As to whether or not respondent was afforded procedural due process, the settled rule is that in termination proceedings of employees, procedural due process consists of the twin requirements of notice and hearing.[29] The employer must furnish the employee with two written notices before the termination of employment can be effected: (1) the first apprises the employee of the particular acts or omissions for which his dismissal is sought; and (2) the second informs the employee of the employer's decision to dismiss him.[30] The requirement of a hearing is complied with as long as there was an opportunity to be heard, and not necessarily that an actual hearing was conducted.[31]

In Unilever Philippines, Inc. v. Rivera,[32] this Court laid down the guidelines on how to comply with procedural due process in terminating an employee, to wit:

(1) The first written notice to be served on the employees should contain the specific causes or grounds for termination against them, and a directive that the employees are given the opportunity to submit their written explanation within a reasonable period. "Reasonable opportunity" under the Omnibus Rules means every kind of assistance that management must accord to the employees to enable them to prepare adequately for their defense. This should be construed as a period of at least five (5) calendar days from receipt of the notice to give the employees an opportunity to study the accusation against them, consult a union official or lawyer, gather data and evidence, and decide on the defenses they will raise against the complaint. Moreover, in order to enable the employees to intelligently prepare their explanation and defenses, the notice should contain a detailed narration of the facts and circumstances that will serve as basis for the charge against the employees. A general description of the charge will not suffice. Lastly, the notice should specifically mention which company rules, if any, are violated and/or which among the grounds under Art. 282 is being charged against the employees.

(2) After serving the first notice, the employers should schedule and conduct a hearing or conference wherein the employees will be given the opportunity to: (1) explain and clarify their defenses to the charge against them; (2) present evidence in support of their defenses; and (3) rebut the evidence presented against them by the management. During the hearing or conference, the employees are given the chance to defend themselves personally, with the assistance of a representative or counsel of their choice. Moreover, this conference or hearing could be used by the parties as an opportunity to come to an amicable settlement.

(3) After determining that termination of employment is justified, the employers shall serve the employees a written notice of termination indicating that: (1) all circumstances involving the charge against the employees have been considered; and (2) grounds have been established to justify the severance of their employment.[33]

In the instant case, the LA, the NLRC and the CA again uniformly ruled that respondent was dismissed sans procedural due process. The only notice given by petitioners to respondent was the notice of his 30-day preventive suspension and, as found by the LA, nothing therein indicated that he was required nor was given the opportunity to explain his side, considering that he was being implicated in the theft of the subject circuit breakers and other electrical products. It is true that petitioners conducted their own investigation but the same was made without the participation of respondent.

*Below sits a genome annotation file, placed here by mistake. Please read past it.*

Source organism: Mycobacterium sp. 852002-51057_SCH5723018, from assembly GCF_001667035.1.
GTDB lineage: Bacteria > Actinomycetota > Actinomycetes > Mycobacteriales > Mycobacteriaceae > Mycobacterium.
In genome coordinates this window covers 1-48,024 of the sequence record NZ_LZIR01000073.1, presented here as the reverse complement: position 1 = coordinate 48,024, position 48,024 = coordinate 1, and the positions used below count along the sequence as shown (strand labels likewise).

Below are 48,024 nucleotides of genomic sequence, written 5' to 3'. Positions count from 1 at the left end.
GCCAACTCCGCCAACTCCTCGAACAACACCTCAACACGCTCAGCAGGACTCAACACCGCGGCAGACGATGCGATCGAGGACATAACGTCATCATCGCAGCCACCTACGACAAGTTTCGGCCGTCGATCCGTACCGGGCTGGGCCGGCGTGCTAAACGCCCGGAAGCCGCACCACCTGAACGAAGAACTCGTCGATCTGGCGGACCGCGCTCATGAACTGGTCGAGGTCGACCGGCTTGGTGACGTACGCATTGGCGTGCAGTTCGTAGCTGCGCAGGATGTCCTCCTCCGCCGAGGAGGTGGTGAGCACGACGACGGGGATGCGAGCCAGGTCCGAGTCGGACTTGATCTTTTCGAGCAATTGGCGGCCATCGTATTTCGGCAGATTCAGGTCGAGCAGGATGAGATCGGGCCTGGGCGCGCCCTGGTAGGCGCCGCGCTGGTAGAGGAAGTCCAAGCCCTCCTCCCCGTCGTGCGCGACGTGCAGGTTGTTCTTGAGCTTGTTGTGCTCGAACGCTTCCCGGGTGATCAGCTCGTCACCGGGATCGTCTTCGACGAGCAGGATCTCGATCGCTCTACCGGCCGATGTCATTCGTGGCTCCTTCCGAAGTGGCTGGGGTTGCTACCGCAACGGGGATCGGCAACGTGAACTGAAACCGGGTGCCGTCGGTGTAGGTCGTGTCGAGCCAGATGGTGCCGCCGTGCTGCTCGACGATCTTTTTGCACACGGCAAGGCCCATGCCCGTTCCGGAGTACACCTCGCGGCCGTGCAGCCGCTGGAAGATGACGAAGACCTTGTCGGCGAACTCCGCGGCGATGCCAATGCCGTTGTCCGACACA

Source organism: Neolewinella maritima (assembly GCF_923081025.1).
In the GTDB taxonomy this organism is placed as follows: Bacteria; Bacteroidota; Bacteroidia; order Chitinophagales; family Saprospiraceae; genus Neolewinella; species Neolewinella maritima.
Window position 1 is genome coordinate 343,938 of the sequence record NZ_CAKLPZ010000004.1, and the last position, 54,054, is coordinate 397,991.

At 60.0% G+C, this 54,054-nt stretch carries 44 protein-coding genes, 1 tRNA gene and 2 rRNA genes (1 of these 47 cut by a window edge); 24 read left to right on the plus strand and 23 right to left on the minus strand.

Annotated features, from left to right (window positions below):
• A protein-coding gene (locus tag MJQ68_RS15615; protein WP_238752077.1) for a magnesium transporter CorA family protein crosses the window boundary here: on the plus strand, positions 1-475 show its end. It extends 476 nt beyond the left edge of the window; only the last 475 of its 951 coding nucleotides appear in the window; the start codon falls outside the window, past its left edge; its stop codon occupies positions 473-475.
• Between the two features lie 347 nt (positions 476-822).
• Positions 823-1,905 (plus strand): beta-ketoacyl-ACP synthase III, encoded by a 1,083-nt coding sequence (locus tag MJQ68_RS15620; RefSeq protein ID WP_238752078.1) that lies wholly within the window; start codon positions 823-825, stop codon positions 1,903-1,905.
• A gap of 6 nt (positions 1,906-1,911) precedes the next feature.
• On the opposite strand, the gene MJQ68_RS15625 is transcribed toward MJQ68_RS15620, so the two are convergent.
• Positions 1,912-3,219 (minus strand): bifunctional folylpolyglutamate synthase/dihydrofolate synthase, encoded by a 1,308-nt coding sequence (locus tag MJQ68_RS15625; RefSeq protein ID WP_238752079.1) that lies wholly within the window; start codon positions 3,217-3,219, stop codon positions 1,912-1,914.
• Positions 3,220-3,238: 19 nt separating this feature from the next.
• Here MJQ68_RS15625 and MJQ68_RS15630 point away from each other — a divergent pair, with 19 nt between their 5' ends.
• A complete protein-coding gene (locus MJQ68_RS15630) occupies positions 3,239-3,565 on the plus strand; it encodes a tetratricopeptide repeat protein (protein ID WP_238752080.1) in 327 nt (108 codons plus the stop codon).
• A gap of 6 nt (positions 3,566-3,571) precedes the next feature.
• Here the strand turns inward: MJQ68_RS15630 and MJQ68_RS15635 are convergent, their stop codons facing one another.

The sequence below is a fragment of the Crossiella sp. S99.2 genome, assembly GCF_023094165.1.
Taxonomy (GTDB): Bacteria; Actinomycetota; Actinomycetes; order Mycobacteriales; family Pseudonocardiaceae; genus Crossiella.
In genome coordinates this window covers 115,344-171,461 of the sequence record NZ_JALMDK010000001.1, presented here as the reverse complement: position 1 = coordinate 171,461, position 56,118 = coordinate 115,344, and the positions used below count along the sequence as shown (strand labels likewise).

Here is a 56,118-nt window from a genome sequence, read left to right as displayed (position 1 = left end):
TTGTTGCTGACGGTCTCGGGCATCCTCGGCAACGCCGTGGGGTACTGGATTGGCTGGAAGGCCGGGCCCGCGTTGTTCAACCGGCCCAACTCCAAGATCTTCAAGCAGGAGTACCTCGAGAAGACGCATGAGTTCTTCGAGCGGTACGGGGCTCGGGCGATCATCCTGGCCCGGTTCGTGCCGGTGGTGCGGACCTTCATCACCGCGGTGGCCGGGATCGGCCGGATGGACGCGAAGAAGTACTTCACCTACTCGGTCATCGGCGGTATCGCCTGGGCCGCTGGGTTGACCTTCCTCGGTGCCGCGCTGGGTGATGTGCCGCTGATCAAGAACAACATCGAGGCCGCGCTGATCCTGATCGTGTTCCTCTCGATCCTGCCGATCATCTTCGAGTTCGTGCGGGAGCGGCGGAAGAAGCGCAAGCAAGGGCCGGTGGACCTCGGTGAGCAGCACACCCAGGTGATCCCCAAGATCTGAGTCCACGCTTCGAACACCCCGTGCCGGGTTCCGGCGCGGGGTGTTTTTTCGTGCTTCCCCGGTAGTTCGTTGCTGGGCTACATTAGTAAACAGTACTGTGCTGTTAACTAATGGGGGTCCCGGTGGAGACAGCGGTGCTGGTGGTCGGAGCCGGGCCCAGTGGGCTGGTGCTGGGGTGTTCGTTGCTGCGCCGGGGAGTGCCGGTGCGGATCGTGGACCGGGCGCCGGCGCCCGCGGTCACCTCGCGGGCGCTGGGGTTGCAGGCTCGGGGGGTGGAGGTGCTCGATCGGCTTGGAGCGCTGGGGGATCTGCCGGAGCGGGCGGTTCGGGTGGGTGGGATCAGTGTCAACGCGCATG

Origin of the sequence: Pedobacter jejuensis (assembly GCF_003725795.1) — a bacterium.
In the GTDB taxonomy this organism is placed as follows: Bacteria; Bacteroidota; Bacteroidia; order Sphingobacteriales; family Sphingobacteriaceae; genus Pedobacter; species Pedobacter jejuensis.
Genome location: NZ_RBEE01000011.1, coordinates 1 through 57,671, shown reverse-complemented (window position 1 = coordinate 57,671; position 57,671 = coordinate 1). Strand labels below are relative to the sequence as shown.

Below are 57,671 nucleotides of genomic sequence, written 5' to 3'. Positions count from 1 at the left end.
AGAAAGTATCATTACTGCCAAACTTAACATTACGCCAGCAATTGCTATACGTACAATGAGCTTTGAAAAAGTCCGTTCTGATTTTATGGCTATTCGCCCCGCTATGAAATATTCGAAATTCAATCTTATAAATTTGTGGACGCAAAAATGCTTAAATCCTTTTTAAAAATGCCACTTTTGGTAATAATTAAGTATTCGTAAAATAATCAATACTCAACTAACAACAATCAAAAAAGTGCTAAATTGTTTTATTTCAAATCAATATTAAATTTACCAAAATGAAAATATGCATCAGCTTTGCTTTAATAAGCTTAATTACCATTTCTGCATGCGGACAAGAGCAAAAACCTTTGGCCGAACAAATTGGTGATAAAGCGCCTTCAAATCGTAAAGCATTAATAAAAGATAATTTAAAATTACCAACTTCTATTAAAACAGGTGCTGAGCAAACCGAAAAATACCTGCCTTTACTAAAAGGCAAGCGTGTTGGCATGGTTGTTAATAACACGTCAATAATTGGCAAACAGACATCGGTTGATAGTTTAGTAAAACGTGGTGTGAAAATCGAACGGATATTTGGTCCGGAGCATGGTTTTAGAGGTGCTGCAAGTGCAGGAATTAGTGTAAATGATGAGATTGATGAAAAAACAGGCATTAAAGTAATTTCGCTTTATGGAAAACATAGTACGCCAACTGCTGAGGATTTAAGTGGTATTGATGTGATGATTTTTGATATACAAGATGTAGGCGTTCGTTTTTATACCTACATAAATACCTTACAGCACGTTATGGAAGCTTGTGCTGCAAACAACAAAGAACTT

As to the required notice of termination, petitioners allege that they did not terminate respondent from his employment and that it was the latter who actually decided to abandon his job. However, the LA, the NLRC and the CA again unanimously found that petitioners failed to substantiate their allegation and the Court finds no cogent reason to depart from such finding.

WHEREFORE, the instant petition for review on certiorari is DENIED. The Decision and Resolution of the Court of Appeals, dated November 22, 2013 and May 20, 2014, respectively, in CA-G.R. SP No. 125911, are AFFIRMED.


Carpio, (Chairperson), Mendoza, Leonen, and Martires, JJ., concur.

[1] Penned by Associate Justice Jose C. Reyes, Jr., with the concurrence of Associate Justices Mario V. Lopez and Socorro B. Inting, Annex "A" to Petition, rollo pp. 26-34.

[2] Annex "B" to Petition; id. at 35-37.

[3] Rollo, pp. 79-87.

[4] Id. at 98-100.

[5] Id. at 61-66.

[6] Id. at 111-118.

[7] Id. at 103-110.

[8] Rollo, p. 18.

[9] Baguio Central University v. Gallente, 722 Phil. 494, 504 (2013).

[10] Id.

[11] G.R. No. 200898, June 15, 2015, 757 SCRA 525.

[12] Brown Madonna Press, Inc. v. Casas, supra, at 541-542.

[13] 589 Phil. 306 (2008).

[14] Agusan del Norte Electric Cooperative, Inc., et al. v. Cagampang, et al., supra, at 313, citing Philippine Long Distance Company, Inc. v. Tiamson, 511 Phil. 384, 394-395 (2005).

[15] Baguio Central University v. Gallente, supra note 9, at 505.

[16] Id.

[17] Id.

[18] Id.

[19] Id.

[20] Id. at 505-506.

[21] Lima Land, Inc., et al. v. Cuevas, 635 Phil. 36, 48-49 (2010).

[22] Manarpiis v. Texan Philippines, Inc., et al., 752 Phil. 305, 322 (2015).

[23] Id.

[24] Id.

[25] Id.

[26] Lima Land, Inc., et al. v. Cuevas, supra note 21, at 54.

[27] South Cotabato Communications Corporation, et al. v. Secretary of Labor and Employment, G..R. No. 217575, June 15, 2016.

[28] Id.

[29] New Puerto Commercial, et al. v. Lopez, et al., 639 Phil. 437, 445 (2010)

[30] Id.

[31] Id.

[32] 710 Phil. 124 (2013).

[33] Unilever Philippines, Inc. v. Rivera, supra, at 136-137, citing King of Kings Transport, Inc. v. Mamac, 553 Phil. 108, 115-116 (2007). (Emphasis in the original)